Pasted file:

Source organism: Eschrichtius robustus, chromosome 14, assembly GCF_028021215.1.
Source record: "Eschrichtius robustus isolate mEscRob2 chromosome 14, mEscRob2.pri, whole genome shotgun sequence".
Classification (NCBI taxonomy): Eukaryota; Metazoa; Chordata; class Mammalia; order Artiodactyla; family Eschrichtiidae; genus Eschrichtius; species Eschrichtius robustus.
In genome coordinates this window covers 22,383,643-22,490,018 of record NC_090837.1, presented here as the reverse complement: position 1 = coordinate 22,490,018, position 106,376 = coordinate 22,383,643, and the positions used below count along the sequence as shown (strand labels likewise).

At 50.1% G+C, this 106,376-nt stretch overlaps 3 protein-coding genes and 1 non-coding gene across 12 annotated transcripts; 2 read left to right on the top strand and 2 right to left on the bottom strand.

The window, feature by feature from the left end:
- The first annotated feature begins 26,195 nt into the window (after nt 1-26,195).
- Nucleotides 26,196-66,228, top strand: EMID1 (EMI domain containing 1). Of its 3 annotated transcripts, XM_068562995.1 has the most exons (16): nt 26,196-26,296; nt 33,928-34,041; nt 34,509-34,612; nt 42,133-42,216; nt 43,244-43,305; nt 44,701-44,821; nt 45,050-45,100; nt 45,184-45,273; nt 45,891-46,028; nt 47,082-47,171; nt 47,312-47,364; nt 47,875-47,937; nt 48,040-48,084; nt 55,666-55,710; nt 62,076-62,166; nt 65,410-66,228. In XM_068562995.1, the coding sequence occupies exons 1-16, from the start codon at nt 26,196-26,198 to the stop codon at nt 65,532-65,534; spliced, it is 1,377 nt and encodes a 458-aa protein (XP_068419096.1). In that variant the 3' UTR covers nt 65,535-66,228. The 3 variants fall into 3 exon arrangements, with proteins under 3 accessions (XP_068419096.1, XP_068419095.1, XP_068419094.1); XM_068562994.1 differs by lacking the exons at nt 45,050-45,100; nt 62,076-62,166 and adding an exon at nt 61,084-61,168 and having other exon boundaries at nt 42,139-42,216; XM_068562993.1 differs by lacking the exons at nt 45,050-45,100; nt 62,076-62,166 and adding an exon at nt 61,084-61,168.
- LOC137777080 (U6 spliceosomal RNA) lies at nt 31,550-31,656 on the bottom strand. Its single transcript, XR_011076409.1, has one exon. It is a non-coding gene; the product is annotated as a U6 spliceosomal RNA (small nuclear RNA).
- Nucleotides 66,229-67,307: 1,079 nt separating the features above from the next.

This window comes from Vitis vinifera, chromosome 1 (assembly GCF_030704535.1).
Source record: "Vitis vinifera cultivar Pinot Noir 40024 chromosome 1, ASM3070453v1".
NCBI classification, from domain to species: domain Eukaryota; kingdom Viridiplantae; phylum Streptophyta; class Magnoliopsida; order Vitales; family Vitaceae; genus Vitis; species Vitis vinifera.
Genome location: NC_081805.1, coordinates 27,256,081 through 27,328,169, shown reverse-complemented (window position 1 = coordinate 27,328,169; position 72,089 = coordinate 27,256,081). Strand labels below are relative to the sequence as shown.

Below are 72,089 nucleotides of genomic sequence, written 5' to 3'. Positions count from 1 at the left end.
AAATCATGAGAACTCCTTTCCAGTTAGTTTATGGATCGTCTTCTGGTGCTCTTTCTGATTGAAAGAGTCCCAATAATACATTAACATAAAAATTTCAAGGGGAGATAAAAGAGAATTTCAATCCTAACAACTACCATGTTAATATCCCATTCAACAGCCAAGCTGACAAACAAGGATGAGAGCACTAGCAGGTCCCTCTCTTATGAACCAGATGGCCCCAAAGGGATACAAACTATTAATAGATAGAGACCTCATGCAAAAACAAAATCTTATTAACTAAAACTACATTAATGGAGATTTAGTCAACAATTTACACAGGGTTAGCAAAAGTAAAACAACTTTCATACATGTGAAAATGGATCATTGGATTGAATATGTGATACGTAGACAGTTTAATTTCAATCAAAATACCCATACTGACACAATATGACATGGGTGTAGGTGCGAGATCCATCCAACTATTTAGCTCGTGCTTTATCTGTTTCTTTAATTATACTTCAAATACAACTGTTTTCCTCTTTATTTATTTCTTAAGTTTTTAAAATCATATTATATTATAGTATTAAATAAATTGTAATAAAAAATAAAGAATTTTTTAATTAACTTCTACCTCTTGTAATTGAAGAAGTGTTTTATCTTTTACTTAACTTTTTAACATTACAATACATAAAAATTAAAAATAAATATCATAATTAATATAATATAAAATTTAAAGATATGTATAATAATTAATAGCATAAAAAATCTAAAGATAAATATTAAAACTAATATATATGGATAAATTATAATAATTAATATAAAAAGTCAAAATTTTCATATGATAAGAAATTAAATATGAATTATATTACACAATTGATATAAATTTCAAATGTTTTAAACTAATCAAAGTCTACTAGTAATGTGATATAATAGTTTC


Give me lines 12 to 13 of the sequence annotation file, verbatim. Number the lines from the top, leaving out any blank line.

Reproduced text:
Source record: "Vitis vinifera cultivar Pinot Noir 40024 chromosome 1, ASM3070453v1".
NCBI classification, from domain to species: domain Eukaryota; kingdom Viridiplantae; phylum Streptophyta; class Magnoliopsida; order Vitales; family Vitaceae; genus Vitis; species Vitis vinifera.